Jet Black of the Stranglers 80th birthday – an appreciation of the ‘old codger’
The Stranglers once did a great b side for their brilliant 1978 cover of Walk On By.
It was called Old Codger and guest vocalist George Melly sang the leering vocal over a running bass line that came with this typically unexpected neo-disco groove from the drummer. God knows what they were singing about but you would like to think they were laughing at themselves for being looked on as being the old men of punk.
Even then their drummer was 40 – a crime in the youth-obsessed times but for many of the fans a badge of honour to love a band with a drummer of that age. Punk was about breaking the rules and the Stranglers never played by the rules.
Jet had lived a bit and he was still cool. It was the most uncompromising of ages in the most uncompromising of bands and he always delivered the goods with brilliant off kilter, powerful and oddly jazzed tinged drumming.
One of the notable things about the Stranglers, it’s sometimes been said, is that you could not get four more unlikely people into one band. Four wilful, amorphous and quite different personalities in that line up who somehow welded into one direction for 17 odd, very odd years.
There is not really another band like them and their wilful creativity somehow hit pay-dirt in punk where, typically in a year that celebrated youth, they arrived in their drummer’s ice cream van a good few years older than their new contemporaries and some how fitted in with a genuine malevolence and a knack for writing great off kilter songs. Songs that have become classics and huge hits even if stuffy rock historians are still confused about where to place them.
And typically for a band that was built around a relentless spirit we are here today to celebrate the 80th birthday of their drummer Jet Black. For it is in his unreleting, granite spirit that the band existed.
He was there at the beginning – the dissatisfied former jazz drummer with the Guildford off licence, who wanted one last crack of the whip and gathered this loose cabal of oddballs around him to rehearse in his shop. It was his business nous, sense of organisation and, I imagine, almost fatherly presence that drew this all together.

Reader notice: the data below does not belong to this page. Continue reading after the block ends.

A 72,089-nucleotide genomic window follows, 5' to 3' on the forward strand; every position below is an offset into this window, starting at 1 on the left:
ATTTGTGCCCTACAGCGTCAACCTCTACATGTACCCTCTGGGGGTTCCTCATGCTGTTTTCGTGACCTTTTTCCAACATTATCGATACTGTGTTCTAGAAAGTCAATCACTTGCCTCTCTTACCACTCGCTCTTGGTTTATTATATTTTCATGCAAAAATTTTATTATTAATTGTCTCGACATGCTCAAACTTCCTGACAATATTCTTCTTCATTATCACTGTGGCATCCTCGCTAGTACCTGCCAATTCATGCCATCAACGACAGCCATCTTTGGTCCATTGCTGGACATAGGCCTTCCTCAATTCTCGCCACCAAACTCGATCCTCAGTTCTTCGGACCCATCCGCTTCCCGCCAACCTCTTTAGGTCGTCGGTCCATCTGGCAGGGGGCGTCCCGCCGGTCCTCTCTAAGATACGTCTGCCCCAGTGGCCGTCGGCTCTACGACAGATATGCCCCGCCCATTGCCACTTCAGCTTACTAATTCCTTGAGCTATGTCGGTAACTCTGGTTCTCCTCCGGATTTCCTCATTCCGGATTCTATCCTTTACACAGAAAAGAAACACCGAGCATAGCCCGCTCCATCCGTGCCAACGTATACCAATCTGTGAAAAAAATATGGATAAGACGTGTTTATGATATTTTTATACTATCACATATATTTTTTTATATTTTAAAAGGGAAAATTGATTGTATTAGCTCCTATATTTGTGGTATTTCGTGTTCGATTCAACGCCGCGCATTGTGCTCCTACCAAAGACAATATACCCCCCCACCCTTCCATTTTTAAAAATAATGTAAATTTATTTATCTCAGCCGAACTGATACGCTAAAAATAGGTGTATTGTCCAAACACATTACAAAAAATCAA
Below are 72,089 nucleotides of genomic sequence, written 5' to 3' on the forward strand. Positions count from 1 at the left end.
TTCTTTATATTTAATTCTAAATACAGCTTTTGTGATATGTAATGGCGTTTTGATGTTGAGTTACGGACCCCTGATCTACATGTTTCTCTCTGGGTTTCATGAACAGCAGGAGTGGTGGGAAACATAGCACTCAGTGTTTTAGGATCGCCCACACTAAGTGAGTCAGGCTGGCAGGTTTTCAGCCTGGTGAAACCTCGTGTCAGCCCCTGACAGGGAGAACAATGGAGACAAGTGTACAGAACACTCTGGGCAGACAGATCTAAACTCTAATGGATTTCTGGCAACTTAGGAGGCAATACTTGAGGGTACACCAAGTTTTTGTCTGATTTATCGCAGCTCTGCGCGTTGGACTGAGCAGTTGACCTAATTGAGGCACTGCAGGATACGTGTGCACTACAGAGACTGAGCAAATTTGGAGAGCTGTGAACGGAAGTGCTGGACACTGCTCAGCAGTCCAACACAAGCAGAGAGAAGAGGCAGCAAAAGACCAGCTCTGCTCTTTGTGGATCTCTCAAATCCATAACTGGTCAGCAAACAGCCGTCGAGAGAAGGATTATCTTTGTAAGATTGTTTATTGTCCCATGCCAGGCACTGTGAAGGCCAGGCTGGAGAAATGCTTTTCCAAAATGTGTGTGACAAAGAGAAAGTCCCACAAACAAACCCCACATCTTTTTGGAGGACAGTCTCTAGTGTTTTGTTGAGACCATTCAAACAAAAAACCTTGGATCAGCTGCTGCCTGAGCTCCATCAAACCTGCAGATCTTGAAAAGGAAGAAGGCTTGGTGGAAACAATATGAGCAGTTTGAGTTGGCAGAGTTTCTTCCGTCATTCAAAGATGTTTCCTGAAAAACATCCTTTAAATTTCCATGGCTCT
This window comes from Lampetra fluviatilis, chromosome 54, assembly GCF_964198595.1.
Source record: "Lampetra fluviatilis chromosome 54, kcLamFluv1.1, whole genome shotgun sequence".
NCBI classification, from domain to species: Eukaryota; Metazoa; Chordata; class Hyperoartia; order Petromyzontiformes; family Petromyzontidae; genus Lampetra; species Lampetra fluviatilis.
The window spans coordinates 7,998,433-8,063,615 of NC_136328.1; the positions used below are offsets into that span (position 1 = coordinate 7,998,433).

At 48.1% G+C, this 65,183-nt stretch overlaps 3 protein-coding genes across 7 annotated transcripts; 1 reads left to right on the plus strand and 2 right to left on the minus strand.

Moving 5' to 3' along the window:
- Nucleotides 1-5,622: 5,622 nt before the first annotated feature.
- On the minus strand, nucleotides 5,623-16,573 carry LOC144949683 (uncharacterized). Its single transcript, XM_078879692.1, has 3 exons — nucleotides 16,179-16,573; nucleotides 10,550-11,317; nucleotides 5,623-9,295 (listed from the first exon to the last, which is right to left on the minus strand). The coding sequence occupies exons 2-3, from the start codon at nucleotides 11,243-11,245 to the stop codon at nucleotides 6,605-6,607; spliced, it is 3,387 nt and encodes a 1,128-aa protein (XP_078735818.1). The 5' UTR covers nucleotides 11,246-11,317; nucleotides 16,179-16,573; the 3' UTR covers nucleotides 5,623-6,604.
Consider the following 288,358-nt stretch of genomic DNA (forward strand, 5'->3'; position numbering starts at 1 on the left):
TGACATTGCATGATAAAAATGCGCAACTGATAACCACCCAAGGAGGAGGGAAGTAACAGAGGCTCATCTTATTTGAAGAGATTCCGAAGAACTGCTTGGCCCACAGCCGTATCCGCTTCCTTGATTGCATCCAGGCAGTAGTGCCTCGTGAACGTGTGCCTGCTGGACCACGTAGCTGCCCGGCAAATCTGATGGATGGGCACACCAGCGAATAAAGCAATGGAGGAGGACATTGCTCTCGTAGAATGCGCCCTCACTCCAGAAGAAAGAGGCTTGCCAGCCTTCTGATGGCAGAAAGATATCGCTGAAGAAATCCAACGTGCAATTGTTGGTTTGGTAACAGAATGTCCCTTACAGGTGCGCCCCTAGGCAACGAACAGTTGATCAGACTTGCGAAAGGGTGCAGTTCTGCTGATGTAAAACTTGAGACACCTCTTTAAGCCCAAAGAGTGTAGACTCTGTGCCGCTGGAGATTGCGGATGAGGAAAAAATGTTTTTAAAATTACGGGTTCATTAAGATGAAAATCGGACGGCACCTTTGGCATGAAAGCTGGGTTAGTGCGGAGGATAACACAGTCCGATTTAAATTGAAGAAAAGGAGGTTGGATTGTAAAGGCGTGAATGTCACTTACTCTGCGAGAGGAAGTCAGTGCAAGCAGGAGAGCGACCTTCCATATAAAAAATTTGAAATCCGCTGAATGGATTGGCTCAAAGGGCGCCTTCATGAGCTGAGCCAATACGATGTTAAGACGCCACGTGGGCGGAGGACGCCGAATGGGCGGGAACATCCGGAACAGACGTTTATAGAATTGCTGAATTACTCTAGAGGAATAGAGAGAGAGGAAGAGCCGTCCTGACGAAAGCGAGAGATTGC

First came Hugh Cornwell- the quirky square peg in a round hole, fallen intellectual and slightly soiled sometimes teacher with a twisted mind full of great melodies and ideas and a quirk wonk sense of humour with some draft dodging mates to make up the first line up.
Then came JJ Burnel – the psychotic, youthful renegade trying to tame his wild spirit with karate and yet a trained classical guitar player who took those skills onto the green Fender precision bass he bought from Hugh whilst inventing black belt lead bass.
They then started playing together and somehow it worked.
JJ may have been a good 15 years younger than Jet and there was talk of getting a younger drummer with Jet becoming the manager but they created one of the great rhythm sections. Jet’s jazz tinged drumming, with its off kilter rhythms and timings was deceptively non fussy allowing JJ plenty of space to play those increasingly gnarled and tempestuous melodic bass lines that, within a couple of years, would become iconic in sound and melody.
When Dave Greenfield joined in 1975, they had the keyboard colour to add to the chassis and their initial soft rock was slowly getting tempered into the mean machine that would make sense in the 1976 pre punk run up to revolution.
Could Jet have been the key to this?
One of the crucial things about the Stranglers is that with their artwork and their own idea of their image they were always very much a four piece band. Each member’s face would take up a quarter of an ad or a record sleeve – each one looking like a different kind of psychopath!